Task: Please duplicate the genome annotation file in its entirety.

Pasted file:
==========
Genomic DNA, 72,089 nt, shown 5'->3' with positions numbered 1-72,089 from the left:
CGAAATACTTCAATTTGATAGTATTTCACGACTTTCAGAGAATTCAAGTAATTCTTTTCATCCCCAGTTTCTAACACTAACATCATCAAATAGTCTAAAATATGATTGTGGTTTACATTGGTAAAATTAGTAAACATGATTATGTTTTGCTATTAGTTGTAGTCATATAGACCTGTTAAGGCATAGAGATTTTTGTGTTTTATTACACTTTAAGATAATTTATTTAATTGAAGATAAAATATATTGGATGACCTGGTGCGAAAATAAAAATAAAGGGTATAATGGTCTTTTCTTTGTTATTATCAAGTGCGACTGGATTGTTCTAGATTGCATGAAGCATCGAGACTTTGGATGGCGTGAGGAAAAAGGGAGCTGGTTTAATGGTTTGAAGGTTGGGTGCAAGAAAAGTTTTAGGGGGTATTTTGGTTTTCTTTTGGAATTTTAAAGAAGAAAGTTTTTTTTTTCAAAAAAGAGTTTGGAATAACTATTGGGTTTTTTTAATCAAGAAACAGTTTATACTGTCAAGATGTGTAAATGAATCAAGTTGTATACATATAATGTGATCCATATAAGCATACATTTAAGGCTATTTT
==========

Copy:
Genomic DNA, 72,089 nt, shown 5'->3' with positions numbered 1-72,089 from the left:
CGAAATACTTCAATTTGATAGTATTTCACGACTTTCAGAGAATTCAAGTAATTCTTTTCATCCCCAGTTTCTAACACTAACATCATCAAATAGTCTAAAATATGATTGTGGTTTACATTGGTAAAATTAGTAAACATGATTATGTTTTGCTATTAGTTGTAGTCATATAGACCTGTTAAGGCATAGAGATTTTTGTGTTTTATTACACTTTAAGATAATTTATTTAATTGAAGATAAAATATATTGGATGACCTGGTGCGAAAATAAAAATAAAGGGTATAATGGTCTTTTCTTTGTTATTATCAAGTGCGACTGGATTGTTCTAGATTGCATGAAGCATCGAGACTTTGGATGGCGTGAGGAAAAAGGGAGCTGGTTTAATGGTTTGAAGGTTGGGTGCAAGAAAAGTTTTAGGGGGTATTTTGGTTTTCTTTTGGAATTTTAAAGAAGAAAGTTTTTTTTTTCAAAAAAGAGTTTGGAATAACTATTGGGTTTTTTTAATCAAGAAACAGTTTATACTGTCAAGATGTGTAAATGAATCAAGTTGTATACATATAATGTGATCCATATAAGCATACATTTAAGGCTATTTT